We were opposed to allowing fireworks when the idea was refloated in 2011. We called the measure "seriously misguided."
But now that it has been approved and stores are up and running, it will be difficult to put the genie back in the bottle rocket.
Yet Rep. Mike Lajoie, D-Lewiston, is proposing to do just that. The retired Lewiston fire chief has submitted a bill to repeal the fireworks law.
The negative consequences were clear before the current law was passed in 2011. The Maine Fire Chiefs' Association and the Maine Medical Association opposed the bill, while doctors and fire chiefs enumerated the risks.
The injury and accident data is readily available, but none of it could keep a Republican Legislature and governor from approving what they saw as a jobs bill.
Yes, fireworks were sold as an economic development program.
So they passed a law allowing fireworks in Maine, but they allowed communities to prohibit the sale or use of devices causing "combustion, explosion, deflagration or detonation," as the bill put it.
And 57 Maine communities have chosen to limit fireworks to certain areas or certain days, or to forbid them entirely.
But they soon discovered many residents are either unaware of the regulations or simply unwilling to obey them. Naturally, as fireworks became more readily available, people started buying and using more fireworks with little regard for local regulations.
Since then, police have been dealing with hundreds of nuisance calls. Sometimes people mistake fireworks for gunfire. Some call because the fireworks frighten their pets and farm animals. Others are simply angry about fireworks disturbing their sleep.
In 2011, the year before the fireworks stores were prevalent, the Lewiston Police Department received 30 fireworks complaints for the year. For the first seven months of 2012, the department received 213 complaints and issued 80 summonses.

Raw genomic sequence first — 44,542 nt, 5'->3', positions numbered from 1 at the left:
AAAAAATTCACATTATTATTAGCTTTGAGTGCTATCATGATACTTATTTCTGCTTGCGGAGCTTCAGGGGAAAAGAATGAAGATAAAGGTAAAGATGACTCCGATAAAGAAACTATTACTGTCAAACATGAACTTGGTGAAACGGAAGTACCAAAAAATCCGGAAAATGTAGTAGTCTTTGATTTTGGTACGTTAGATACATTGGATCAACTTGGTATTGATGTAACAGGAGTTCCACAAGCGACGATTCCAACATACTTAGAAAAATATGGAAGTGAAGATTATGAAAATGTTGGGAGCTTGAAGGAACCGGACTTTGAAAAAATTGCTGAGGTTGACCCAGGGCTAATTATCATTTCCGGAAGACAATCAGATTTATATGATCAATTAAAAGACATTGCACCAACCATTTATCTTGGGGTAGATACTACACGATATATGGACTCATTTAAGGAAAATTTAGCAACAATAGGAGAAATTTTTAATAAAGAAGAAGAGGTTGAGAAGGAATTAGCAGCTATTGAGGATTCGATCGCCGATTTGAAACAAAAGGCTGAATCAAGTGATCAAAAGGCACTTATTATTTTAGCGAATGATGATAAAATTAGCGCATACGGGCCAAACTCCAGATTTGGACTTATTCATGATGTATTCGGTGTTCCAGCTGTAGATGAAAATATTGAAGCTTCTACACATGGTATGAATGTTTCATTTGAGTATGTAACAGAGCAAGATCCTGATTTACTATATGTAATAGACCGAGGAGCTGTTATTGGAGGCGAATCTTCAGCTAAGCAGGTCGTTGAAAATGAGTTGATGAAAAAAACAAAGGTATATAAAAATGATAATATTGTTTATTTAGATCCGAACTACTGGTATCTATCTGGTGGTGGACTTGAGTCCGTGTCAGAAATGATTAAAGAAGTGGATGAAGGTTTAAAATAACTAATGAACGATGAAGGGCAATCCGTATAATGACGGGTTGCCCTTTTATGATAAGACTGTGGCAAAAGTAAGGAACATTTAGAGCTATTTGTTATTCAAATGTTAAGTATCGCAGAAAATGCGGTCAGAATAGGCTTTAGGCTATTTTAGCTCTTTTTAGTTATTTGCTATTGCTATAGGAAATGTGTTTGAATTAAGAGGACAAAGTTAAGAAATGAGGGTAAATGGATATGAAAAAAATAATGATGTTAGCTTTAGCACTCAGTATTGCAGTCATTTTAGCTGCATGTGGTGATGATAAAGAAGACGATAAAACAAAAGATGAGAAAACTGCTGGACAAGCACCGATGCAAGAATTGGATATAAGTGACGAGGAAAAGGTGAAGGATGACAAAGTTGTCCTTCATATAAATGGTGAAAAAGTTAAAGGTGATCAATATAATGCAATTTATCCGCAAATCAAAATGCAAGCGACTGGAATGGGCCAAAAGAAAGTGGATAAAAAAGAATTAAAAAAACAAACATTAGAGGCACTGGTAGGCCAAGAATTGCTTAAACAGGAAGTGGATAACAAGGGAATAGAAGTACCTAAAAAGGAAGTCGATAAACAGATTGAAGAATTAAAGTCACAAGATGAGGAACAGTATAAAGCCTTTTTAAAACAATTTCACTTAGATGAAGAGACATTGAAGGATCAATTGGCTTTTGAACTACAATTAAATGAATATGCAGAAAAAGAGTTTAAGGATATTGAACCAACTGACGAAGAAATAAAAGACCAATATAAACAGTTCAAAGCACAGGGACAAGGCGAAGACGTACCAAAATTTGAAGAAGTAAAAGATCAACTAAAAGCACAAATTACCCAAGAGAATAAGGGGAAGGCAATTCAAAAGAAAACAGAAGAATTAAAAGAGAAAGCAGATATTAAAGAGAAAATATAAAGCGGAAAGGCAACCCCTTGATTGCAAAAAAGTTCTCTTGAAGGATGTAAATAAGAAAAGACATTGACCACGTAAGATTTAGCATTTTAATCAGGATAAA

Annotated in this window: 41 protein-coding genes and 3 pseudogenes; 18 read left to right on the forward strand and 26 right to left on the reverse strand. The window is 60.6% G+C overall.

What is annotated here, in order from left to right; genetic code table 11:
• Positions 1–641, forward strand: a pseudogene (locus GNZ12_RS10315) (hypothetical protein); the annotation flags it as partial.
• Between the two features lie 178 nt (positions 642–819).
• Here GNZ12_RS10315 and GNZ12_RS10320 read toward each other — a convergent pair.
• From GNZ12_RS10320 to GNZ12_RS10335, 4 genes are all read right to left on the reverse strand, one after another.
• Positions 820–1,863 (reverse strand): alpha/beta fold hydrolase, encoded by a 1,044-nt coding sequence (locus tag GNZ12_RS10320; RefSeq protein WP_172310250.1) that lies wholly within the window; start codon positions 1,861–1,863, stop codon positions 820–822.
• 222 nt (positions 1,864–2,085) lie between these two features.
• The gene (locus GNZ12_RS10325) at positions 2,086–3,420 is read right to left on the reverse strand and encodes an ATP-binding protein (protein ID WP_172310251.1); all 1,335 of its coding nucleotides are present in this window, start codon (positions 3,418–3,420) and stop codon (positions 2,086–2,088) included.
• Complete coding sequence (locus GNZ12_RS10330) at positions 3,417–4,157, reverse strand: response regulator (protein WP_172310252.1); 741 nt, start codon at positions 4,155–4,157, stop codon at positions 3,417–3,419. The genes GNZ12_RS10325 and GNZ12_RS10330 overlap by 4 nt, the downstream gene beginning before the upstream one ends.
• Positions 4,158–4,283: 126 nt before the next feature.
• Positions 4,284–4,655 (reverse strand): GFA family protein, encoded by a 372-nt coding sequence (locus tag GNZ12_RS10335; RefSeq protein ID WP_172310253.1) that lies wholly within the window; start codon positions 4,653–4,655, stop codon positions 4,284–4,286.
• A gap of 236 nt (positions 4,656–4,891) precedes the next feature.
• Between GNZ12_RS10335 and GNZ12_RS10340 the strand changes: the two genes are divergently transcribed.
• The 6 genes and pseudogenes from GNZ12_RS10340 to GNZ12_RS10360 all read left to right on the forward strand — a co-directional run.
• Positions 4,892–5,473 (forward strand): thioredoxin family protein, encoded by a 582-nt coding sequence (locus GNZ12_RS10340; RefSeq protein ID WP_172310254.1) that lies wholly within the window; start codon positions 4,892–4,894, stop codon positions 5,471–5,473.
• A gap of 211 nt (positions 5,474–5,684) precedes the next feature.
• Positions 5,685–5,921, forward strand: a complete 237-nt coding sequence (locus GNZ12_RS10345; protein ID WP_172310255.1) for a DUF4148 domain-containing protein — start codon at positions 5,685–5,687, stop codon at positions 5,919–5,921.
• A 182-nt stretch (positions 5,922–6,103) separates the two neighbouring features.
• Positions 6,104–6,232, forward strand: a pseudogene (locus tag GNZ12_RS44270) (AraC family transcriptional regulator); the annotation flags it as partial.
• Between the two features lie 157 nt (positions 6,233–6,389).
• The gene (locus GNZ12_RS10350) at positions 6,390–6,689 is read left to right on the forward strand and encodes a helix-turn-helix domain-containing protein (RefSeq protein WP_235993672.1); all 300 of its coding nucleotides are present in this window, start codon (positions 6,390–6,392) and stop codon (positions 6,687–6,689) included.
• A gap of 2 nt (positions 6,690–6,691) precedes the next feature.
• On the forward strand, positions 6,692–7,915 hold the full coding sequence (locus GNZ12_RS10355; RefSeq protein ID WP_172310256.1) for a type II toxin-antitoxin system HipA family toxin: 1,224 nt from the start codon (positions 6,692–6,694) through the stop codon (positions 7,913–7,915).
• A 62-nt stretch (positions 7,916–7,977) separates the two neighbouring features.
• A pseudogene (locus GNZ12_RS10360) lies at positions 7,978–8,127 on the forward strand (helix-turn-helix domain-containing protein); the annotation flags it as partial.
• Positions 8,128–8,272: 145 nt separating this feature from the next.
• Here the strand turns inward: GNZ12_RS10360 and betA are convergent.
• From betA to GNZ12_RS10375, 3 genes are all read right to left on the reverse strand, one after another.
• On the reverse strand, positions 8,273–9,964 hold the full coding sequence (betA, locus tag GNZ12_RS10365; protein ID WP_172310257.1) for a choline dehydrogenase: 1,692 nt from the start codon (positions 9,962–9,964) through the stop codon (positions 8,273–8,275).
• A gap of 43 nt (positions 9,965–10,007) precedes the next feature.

So, just allowing communities to regulate fireworks has been largely ineffective.
Republican legislators and Gov. Paul LePage were fully behind the new fireworks law. They argued the fireworks bill would attract investment in fireworks stores and create retail jobs.
And, indeed, it has.
"I got $4 million invested right now," Steve Marston, owner of Central Maine Pyrotechnics and Pyro City Maine, was quoted by the Kennebec Journal as telling the Legislature's Criminal Justice and Public Safety Committee.
"You guys pull the plug on this, you're pulling the plug on a lot of people that have invested in the state of Maine and invested in its people."
He's right. We opened the door to fireworks merchants, and we can't just slam it shut.
That would be unfair, plus it would demonstrate the kind of governmental uncertainty that businesspeople complain about.
A halfway measure the Legislature should consider would be to stop issuing permits for new stores. We could then wait a few more years and see if the novelty of using fireworks starts to wear off.
If the problem persists or grows, the only fair thing the state could do would be to buy out the existing stores over a period of years.
We have created a messy problem that will, unfortunately, be messy to fix.
The opinions expressed in this column reflect the views of the ownership and the editorial board.